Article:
By Neil M. Travis - July 13, 2009

There is something about big bugs that drive otherwise normally sane people over the edge, and they become blubbering, bleary eyed zombie-like individuals wandering around muttering about 'finding the hatch,' 'the big one that got away,' and similar statements. The uninitiated non-fisher folks view them with suspicion, employers anticipate that they will be calling in sick, and family members put on hold any plans until the big bug fever passes.

In early summer there are two big bugs that tend to drive fly anglers a bit 'buggy.' In the Midwest the famous Hex hatch, The Michigan Night Hatching Caddis, which is really not a caddis but a very large mayfly [Hexagenia limbata], and in the Rocky Mountain West it is the Salmon Fly, not really associated with salmon of any kind, but really just a supersized stonefly [Pteronarcys californica]. Both of these super bugs are as unpredictable as a Montana spring, and as irregular and fickle as young love, but like a Montana spring day and young love when you experience them once you will keep coming back for more.

Unlike lesser bugs, big bugs require a specific set of circumstances to produce that truly memorable hatch which anglers spend the rest of their lives reliving. Chief among the variables is the weather. Hexagenia mayflies don't like cool, wet weather, and they are not particularly partial to bright moonlight. A cool wet stretch of weather during the emergence of the Hex usually results in a very sparse hatch that may sputter along for several weeks without producing enough insects at one time to get the big fish to take notice.

Western rivers that harbor fishable hatches of the big Salmon Fly are very unpredictable during late June and early July. Many of the better streams are still running bank full with spring runoff, they are cold and often off colored, if not chocolate brown. Salmon flies are tough bugs, and high, cold, and discolored water does not discourage them from hatching, but it does present sizeable challenges for both the trout and the trout angler.

I have many unforgettable memories of chasing hatches of big bugs, and many of them center on the unpredictable nature of these hatches. There was a beautiful midsummer night in Michigan on the South Branch of the Au Sable River. Several of my fishing pals from that era were spread out along a particularly promising stretch of river deep in the Mason Tract waiting the Hex spinner fall. As the darkness gathered we could hear a high pitch hum that grew progressively louder as the darkness deepened. Cautiously I shone the beam of my flashlight upward and was amazed by the mass of big Hex spinners just above my head. With baited breath [no pun intended] we all waited to hear the sound of the big browns that inhabited this stretch of water begin to feed. The hum, made by the wings of the thousands of spinners, gradually began to dissipate to be replaced by an eerie silence. There were no slurping sounds or explosive splashes indicating a feeding frenzy was taking place in the darkness. Cautiously I shone my flashlight upward where only moments before a dancing mass of spinners blocked the beam. Nothing! A glance at the water's surface produced the same results. Like a curtain being drawn across a window a wave of cold air descended on the river, and the first wisps of vapor began to rise from the warmer water of the stream. The cold air had pushed the spinners back into the trees. There would be no large fish caught here tonight.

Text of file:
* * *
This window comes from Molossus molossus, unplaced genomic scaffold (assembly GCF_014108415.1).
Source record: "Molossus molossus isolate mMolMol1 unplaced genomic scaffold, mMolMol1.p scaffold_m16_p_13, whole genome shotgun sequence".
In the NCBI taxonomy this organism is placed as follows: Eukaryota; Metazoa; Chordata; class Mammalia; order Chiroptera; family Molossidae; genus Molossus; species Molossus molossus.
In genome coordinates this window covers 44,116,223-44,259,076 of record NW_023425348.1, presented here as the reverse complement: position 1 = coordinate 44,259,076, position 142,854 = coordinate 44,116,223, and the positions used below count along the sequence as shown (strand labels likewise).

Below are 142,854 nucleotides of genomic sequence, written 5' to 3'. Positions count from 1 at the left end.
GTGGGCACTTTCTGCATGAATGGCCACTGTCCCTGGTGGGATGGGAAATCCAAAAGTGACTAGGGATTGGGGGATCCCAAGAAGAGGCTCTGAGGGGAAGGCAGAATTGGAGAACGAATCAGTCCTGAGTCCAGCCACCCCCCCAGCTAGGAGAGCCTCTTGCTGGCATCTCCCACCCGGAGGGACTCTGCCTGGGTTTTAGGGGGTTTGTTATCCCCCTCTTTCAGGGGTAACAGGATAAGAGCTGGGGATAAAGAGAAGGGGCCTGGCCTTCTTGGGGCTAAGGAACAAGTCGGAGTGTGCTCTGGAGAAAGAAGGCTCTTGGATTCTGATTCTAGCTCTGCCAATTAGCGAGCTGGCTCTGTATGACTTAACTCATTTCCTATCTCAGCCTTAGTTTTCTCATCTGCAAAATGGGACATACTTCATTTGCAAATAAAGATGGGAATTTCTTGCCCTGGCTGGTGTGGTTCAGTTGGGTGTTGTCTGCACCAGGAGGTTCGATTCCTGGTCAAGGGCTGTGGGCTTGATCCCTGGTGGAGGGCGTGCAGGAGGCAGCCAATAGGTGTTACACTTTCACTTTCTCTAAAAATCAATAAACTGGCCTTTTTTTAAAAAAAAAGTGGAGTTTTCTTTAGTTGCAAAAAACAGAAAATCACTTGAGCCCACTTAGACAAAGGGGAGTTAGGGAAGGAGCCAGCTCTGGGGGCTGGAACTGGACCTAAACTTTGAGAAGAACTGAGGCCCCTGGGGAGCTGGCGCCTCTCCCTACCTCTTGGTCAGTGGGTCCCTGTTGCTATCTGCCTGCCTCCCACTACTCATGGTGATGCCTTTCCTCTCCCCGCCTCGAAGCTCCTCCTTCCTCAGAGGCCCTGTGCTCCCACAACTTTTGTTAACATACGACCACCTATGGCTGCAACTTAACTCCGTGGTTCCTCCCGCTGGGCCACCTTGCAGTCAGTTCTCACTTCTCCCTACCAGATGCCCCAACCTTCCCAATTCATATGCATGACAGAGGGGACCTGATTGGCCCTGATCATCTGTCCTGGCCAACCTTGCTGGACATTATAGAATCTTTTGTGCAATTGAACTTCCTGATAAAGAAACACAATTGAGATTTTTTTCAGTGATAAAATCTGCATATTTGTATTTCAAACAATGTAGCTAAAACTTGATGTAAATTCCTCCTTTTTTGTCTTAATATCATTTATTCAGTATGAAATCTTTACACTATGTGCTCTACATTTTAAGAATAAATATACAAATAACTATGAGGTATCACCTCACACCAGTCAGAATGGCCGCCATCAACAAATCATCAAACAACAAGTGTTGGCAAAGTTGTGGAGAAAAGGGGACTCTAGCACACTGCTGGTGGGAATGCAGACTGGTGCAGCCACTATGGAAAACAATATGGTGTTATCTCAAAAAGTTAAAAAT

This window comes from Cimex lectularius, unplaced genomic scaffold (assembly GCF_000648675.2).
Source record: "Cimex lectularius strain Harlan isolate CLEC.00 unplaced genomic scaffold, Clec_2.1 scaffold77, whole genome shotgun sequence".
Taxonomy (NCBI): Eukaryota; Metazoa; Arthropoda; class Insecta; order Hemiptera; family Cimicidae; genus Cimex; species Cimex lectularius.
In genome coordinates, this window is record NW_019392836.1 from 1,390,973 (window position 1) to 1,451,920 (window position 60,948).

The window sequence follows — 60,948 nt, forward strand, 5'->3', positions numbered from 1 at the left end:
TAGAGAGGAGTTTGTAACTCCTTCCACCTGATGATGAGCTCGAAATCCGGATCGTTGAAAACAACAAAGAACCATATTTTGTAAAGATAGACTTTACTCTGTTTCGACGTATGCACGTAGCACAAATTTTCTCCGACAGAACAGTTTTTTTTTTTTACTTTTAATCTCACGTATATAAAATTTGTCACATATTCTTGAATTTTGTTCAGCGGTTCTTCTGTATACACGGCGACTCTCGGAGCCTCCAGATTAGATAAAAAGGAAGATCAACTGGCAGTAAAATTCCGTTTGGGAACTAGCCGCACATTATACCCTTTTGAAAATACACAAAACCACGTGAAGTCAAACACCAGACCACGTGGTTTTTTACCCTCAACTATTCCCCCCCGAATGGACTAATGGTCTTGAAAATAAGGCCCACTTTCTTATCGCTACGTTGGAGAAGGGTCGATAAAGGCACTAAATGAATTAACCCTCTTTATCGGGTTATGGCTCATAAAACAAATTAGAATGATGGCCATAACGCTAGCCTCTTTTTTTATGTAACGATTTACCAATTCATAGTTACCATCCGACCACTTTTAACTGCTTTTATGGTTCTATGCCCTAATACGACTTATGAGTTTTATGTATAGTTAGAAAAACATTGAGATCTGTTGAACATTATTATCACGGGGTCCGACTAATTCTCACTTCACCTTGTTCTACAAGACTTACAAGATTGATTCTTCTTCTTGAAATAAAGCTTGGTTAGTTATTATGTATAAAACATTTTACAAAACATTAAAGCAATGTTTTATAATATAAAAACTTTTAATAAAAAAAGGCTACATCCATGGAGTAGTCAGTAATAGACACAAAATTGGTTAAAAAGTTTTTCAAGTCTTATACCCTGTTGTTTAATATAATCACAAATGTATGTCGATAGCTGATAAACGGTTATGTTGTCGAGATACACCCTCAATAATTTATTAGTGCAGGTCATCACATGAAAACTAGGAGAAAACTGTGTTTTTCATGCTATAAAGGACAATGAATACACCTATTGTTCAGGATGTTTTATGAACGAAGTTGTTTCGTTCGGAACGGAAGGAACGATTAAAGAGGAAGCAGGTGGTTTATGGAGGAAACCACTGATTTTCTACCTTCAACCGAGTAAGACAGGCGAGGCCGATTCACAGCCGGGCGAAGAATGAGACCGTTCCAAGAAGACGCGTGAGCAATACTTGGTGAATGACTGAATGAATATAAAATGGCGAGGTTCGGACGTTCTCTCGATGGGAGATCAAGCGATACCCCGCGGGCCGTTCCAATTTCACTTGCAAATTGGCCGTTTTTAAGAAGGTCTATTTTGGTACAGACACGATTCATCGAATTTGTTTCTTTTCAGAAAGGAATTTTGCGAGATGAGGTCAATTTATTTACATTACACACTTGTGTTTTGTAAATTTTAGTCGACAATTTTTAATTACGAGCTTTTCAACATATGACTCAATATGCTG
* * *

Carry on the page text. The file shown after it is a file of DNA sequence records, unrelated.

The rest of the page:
In later years I moved my home location from Michigan to Montana, from Hexagenia mayflies to Pteronarcys stoneflies. I quickly learned that hitting the salmon fly hatch was even a greater challenge than finding the Hex hatch. The large stonefly nymphs crawl to the bank to hatch and many of them fall victim to the waiting trout. If the emergence is heavy by the time the adult bugs return to the water to lay their eggs many of the trout are completely satiated from eating the large nymphs. There are few things in fly fishing than seeing the surface of the water littered with large struggling flies and not see a single fish rising to eat them.

Salmon flies hatch as many of the streams are just beginning to recover from spring runoff. This is also the beginning of the summer thundershower season, and a heavy shower somewhere in the headwaters of your favorite stream can turn it into a muddy unfishable quagmire in the matter of a few hours. There may be many bugs on the water but not a single trout rising to this bountiful feast.

Since the only practical way of fishing the Salmon Fly hatch is from a boat the high rapidly running water presents a series of casting and presentation problems. The fish will normally be holding close to the bank, under streamside brush and trees and you are hurdling along like a jet plane with its afterburners on. Casts must be made quickly, often to very small pockets next to the bank or beneath low slung tree branches. The drift is short, the take often explosive with the trout quickly darting out into the deeper water. If you have ever experienced this type of fishing you know the routine.

Given all these uncertainties why do grown men and women forsake their jobs, home and families to chase trout under these conditions? For me it's the memory of that night on the Au Sable River when the Hex began to hatch just at dark, and suddenly the stream was alive with rising trout of memorable proportions. Nearly every cast produced a solid take, and just when I thought the hatch was beginning to peter out for the night the spinners began to fall. It was well after midnight when one very tired angler finally stumbled back through Jack Pine forest to his car. Like a Montana spring or first love, once you have experienced it you will keep coming back for more.

Comment on this article

From A Journal Archives

[ HOME ]

[ Search ] [ Contact FAOL ] [ Media Kit ] © Notice